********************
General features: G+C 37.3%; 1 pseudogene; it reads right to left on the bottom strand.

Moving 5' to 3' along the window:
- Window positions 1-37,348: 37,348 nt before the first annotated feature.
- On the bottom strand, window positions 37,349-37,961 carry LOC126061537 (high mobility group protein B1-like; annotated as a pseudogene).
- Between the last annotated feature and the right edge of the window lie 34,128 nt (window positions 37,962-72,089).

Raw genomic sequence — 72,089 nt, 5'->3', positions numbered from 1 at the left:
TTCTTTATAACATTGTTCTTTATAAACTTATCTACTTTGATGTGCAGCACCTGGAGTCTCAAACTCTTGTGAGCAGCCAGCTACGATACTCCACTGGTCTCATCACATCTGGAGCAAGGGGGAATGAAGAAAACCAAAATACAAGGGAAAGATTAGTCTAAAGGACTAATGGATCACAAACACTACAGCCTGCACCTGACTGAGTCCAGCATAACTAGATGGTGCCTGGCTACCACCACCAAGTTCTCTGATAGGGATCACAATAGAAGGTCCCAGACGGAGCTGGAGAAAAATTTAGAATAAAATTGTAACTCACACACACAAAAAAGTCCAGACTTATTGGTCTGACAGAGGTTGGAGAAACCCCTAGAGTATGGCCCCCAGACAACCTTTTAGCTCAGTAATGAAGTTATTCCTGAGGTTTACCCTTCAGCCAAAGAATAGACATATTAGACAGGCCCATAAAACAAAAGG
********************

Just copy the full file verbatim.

General features: G+C 37.3%; 1 pseudogene; it reads right to left on the bottom strand.

Moving 5' to 3' along the window:
- Window positions 1-37,348: 37,348 nt before the first annotated feature.
- On the bottom strand, window positions 37,349-37,961 carry LOC126061537 (high mobility group protein B1-like; annotated as a pseudogene).
- Between the last annotated feature and the right edge of the window lie 34,128 nt (window positions 37,962-72,089).

Raw genomic sequence — 72,089 nt, 5'->3', positions numbered from 1 at the left:
TTCTTTATAACATTGTTCTTTATAAACTTATCTACTTTGATGTGCAGCACCTGGAGTCTCAAACTCTTGTGAGCAGCCAGCTACGATACTCCACTGGTCTCATCACATCTGGAGCAAGGGGGAATGAAGAAAACCAAAATACAAGGGAAAGATTAGTCTAAAGGACTAATGGATCACAAACACTACAGCCTGCACCTGACTGAGTCCAGCATAACTAGATGGTGCCTGGCTACCACCACCAAGTTCTCTGATAGGGATCACAATAGAAGGTCCCAGACGGAGCTGGAGAAAAATTTAGAATAAAATTGTAACTCACACACACAAAAAAGTCCAGACTTATTGGTCTGACAGAGGTTGGAGAAACCCCTAGAGTATGGCCCCCAGACAACCTTTTAGCTCAGTAATGAAGTTATTCCTGAGGTTTACCCTTCAGCCAAAGAATAGACATATTAGACAGGCCCATAAAACAAAAGG